Cast Art Deco Ring?
I have bought an Art Deco ring that is described as "antique from 1935". I had a local jeweller look at it and they told me it is a cast replica made in the last 20 years. I am obviously very upset about this mis-selling and will be returning the ring. The diamond is however an old transitional.
When did they start making cast rings? Are all 1930's rings handmade? How can the jeweller tell it is less than 20 years old?
So sorry to hear about the experience you had with trying to purchase an antique ring.
To answer your questions, the art of casting actually goes back thousands of years ago! So it is very possible to find ancient pieces of jewelry that were produced through the mold/cast process.
That being said, the late 1800s was really when cast pieces of jewelry took off. In fact, the prominent use of industrial made cast jewelry is what kicked off the Art Nouveau movement - it began as a back lash against industry and tried to turn the tide back to handcrafted works made by artisans.
When you start getting up to the Art Deco period of time, the popularity with the handcraft/artisan movement was still strong but mass produced pieces of jewelry were quite common during this age too. In fact, even during the Art Deco movement cast replicas and copies of the more expensive detailed handmade rings were being produced in high numbers.
*Although, the mold/cast process is also a process that is used to create handmade rings. So, just because a ring is cast does not necessarily mean that it is not handmade.
Concerning how the jeweler knows that your ring was made in the last 20 years, while imitation antique rings can try to copy a worn look, under a jeweler's loupe it is very easy to see if a ring is truly aged or if it has been made to look like it has been aged. Also, you can tell how new a ring is by looking at the settings and around the set stones. The materials a ring is made with, especially types of gold karats, can reveal if a ring was recently made too. And the presence of patina, even a light layer that is not readily noticeable except by closer examination, can help to age a ring.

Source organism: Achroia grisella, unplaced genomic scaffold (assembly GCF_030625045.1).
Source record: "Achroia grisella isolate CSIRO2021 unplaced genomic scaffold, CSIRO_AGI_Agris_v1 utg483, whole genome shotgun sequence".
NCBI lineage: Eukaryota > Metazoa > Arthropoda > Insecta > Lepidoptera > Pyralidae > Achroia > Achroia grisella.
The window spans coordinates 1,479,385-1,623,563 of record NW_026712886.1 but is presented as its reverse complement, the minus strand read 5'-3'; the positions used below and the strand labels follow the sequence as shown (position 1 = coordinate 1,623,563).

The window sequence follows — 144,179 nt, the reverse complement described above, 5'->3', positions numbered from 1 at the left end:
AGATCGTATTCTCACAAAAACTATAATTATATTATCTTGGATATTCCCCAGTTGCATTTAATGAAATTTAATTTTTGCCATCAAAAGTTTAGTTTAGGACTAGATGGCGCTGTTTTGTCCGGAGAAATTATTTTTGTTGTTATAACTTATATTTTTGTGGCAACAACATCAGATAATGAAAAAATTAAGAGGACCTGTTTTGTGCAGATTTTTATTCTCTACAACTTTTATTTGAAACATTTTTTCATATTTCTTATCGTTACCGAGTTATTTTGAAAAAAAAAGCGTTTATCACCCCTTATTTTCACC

While newer cast replicas of older rings are hard to spot by everyday people, for jewelers they can often tell a mile away that the pieces are replicas. It's a lot like how auto collectors can tell a true antique car in excellent condition from a recent replica.
I would definitely trust the jeweler on this one.
One thing about your question that is intriguing is that you mentioned the description as "antique from 1935." If the ring has no hallmark stamps, a specific date is a clue that the person selling the ring has no idea what they are talking about. Why not from 1940, or from 1930, why did the seller mention specifically 1935?
If you look at listings for antique rings from antique jewelry specialists, you'll find that they rarely mention a specific date unless the ring has identifying hallmark stamps that can be used to date the ring. Otherwise they use language like, "Circa 1920s" or something along those lines.
I hope you are able to return your ring, if you are looking for authentic antique rings, take a look at EWR's page about antique rings to see recommendations on where to find true antique and vintage rings or EWR's Art Deco page to find out more about these types of rings and where to find them:Antique Wedding RingsArt Deco Rings
And, if at all possible, could you send pictures of your ring with any additional details about how it was described in the listing as well as where you purchased the ring from (I do not publish specific retailers, but I'm curious if it was through an online source or a local jewelry shop?). I would love to post pictures of your ring, with your comments and experience, to help future visitors to the site avoid going through the same experience that you had.
I hope this answers your questions, but do feel free to contact us again if you have any additional questions!
Suzanne GardnerEverything Wedding Rings